We are counting the days before #WT20 starts: Jhulan Goswami
Speaking on the ICC World Twenty20 Host City tour, both Venkatesh Prasad and Goswami anticipate huge crowds for mega event
05 March 2016 10:48
Venkatesh Prasad and Jhulan Goswami during the ICC Cricket for Good and UNICEF event.
The ICC World Twenty20 India 2016, which begins on March 8 when Hong Kong and Zimbabwe take on each other in Nagpur, will be first edition of the global showpiece event to be hosted in India.
The tournament will be hosted across eight venues, and given cricket’s popularity in the country, the turnstiles are sure to be kept busy over the course of the coming weeks.
India Women begins its campaign against Bangladesh Women in Bangalore on March 15, and Jhulan Goswami, the allrounder, admitted playing in front of a big, noisy crowd was something the whole team was looking forward to. “We’ve been waiting for a long time, because this particular World Twenty20 will be played in our country,” she said during the ICC Cricket for Good and UNICEF event in Bangalore.
“Cricket over here is like a religion. Preparations are going in the right track, we’re looking forward and there is a lot of excitement. But at the same time, we’ve to keep it all together. We just have to make sure we’re on the right path. We’re just fine-tuning now, but we are counting the days (before the tournament starts).
Venkatesh Prasad, the former India paceman, also believed the turnout of fans would be a highlight of the tournament. “It’s wonderful that the T20 World Cup is happening here in India,” he said. “I have played a lot of my cricket in Bangalore, and there are quite a few World Cup matches happening here this time around. The crowd here is outstanding, they love entertainment – and T20 cricket is all about that. Their support is fantastic, no matter who is playing.”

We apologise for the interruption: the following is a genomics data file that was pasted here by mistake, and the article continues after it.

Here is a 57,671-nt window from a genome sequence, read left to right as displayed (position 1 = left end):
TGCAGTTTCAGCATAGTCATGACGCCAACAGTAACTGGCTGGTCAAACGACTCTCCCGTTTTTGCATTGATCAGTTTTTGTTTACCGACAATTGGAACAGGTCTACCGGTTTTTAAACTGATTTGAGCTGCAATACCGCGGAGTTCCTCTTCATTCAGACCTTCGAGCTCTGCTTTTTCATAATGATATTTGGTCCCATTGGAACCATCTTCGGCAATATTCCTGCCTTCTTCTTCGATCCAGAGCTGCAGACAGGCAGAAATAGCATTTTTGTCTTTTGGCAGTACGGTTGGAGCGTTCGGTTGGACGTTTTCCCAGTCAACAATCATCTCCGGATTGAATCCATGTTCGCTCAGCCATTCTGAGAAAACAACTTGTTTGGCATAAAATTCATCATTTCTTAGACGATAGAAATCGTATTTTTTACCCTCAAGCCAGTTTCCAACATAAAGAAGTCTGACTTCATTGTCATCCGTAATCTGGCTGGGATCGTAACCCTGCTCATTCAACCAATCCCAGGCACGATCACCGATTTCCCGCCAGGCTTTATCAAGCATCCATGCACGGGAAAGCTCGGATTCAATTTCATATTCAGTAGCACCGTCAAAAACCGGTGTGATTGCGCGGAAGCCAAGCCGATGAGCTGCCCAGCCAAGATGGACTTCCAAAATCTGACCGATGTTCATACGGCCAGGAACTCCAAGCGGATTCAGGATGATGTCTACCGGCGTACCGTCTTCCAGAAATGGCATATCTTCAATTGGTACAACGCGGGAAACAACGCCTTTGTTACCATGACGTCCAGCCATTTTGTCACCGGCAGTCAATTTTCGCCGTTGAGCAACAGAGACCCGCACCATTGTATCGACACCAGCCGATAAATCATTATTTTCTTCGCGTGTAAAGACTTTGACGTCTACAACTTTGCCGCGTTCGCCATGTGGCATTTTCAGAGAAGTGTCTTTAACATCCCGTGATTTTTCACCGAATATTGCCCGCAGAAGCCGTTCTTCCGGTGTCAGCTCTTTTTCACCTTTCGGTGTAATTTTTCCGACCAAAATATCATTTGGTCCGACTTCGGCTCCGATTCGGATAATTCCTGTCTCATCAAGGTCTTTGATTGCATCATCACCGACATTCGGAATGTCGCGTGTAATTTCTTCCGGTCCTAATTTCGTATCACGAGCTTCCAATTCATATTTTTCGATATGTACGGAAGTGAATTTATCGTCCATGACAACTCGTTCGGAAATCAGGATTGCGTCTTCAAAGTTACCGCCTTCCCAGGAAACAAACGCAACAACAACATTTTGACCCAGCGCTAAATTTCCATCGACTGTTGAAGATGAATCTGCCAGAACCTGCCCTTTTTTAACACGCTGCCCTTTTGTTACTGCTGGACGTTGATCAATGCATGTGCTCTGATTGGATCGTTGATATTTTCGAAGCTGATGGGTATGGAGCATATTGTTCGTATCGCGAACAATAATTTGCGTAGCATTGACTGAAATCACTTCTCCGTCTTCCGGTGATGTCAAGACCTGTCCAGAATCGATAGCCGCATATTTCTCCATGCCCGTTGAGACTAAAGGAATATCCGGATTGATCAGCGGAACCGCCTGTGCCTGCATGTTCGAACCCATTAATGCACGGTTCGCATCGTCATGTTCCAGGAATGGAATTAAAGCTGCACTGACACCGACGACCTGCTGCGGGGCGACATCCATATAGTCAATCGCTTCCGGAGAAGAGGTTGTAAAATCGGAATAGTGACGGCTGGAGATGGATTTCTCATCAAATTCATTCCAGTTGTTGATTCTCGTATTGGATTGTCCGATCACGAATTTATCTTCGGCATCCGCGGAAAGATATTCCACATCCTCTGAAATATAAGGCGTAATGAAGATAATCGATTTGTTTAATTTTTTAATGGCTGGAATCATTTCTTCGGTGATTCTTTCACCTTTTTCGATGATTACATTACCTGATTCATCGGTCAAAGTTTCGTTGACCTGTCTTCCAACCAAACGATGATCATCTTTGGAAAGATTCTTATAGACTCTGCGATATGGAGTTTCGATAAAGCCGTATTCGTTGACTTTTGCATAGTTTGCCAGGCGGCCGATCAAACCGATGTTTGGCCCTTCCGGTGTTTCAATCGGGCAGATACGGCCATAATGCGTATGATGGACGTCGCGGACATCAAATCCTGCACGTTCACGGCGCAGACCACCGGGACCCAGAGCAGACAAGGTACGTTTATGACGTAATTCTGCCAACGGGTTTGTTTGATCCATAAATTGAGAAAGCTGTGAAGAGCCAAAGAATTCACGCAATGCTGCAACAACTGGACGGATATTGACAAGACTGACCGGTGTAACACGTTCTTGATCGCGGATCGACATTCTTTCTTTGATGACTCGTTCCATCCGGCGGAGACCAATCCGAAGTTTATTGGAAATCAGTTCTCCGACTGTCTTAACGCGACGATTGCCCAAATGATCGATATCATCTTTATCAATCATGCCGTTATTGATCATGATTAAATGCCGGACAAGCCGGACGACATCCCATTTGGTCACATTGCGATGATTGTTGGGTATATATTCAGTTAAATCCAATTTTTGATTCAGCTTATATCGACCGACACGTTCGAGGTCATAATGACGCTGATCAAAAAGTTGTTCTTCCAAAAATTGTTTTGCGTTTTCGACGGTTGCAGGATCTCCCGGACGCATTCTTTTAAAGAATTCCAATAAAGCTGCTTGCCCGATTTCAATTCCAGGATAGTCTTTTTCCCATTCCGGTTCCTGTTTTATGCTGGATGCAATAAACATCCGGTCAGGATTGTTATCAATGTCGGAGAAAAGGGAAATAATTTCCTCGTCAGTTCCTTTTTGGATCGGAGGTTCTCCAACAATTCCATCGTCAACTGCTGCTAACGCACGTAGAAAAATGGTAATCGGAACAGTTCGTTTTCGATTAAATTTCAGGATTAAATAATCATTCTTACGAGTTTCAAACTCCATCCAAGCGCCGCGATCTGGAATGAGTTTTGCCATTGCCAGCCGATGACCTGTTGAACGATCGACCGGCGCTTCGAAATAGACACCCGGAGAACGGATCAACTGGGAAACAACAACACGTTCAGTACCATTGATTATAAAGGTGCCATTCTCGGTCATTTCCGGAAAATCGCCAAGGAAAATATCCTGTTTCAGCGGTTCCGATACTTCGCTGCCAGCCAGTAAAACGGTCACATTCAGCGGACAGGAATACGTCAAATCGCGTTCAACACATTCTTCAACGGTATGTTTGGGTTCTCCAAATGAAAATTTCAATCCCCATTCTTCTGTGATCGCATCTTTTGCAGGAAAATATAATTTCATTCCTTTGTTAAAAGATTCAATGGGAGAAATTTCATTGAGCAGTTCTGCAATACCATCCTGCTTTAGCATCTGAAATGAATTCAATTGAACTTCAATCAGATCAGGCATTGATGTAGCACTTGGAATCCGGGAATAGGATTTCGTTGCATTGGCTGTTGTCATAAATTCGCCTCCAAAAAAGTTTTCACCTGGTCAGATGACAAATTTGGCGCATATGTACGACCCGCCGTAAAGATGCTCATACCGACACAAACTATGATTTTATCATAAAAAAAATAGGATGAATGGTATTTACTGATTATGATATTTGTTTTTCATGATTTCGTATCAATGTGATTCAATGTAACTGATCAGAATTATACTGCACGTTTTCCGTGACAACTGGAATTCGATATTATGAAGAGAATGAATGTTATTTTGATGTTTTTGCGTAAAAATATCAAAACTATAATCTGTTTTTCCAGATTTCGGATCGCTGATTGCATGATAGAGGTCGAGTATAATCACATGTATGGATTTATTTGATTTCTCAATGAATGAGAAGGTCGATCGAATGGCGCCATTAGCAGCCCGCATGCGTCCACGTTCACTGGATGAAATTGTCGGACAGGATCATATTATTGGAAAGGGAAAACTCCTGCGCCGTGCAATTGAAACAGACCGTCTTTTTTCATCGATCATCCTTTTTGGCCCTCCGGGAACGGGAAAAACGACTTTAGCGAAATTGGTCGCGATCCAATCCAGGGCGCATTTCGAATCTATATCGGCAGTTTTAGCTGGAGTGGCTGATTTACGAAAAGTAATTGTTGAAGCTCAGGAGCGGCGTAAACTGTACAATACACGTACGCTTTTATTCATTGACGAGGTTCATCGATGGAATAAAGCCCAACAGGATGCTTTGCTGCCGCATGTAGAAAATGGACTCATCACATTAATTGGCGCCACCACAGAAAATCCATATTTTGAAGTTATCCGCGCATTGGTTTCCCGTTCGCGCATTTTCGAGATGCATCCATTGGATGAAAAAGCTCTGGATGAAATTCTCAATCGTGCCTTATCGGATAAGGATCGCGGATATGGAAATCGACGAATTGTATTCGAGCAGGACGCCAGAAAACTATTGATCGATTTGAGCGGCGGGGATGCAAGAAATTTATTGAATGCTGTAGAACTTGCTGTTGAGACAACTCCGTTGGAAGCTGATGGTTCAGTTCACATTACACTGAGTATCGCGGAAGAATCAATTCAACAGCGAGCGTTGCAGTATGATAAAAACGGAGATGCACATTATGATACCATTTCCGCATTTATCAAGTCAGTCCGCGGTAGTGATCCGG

Goswami acknowledged playing in front of a home crowd would bring its own unique pressure as well, but she sounded a note of confidence too. “Other countries will have a different sort of experience,” she said. “It’s a noisy crowd over here, unlike in other countries like Australia, New Zealand and England. But they will support cricket, actually. If you do well, they will encourage you. But they support you, they support cricket. For other girls (from overseas), it’s going to be noisy. I can say that much.”
She also picked out her teams to watch out for in the tournament. “Australia is a very good side. West Indies are also one to watch, apart from India too. West Indies have a couple of girls who can clear the ropes.”
As far as the men’s competition was concerned, Prasad said India was one of the favourites to win the tournament, given the home advantage factor. He tipped Australia and South Africa to pose strong challenges too, given the experience their players have gained from contesting in the Indian Premier League.
“It’s been fantastic for the Indian team. A couple of months back, and they beat Australia in T20I matches overseas,” he said. “Now they’re playing the Asia Cup and they won all the games and are in the finals. They’ve got some outstanding talent, great potential, and a lot of experience. It’s a young side, but has a huge amount of experience, and a lot of credit for that has to go to the IPL. Like everyone, I’m hoping and praying India win the World Cup, they’ve an amazing opportunity.
“The reason the Australians and South Africans rate highly in my opinion is because a lot of them play in India during the IPL. They know the conditions, they know the mindset of the players, they know the nature of the pitches. That is going to play a huge role in their successes."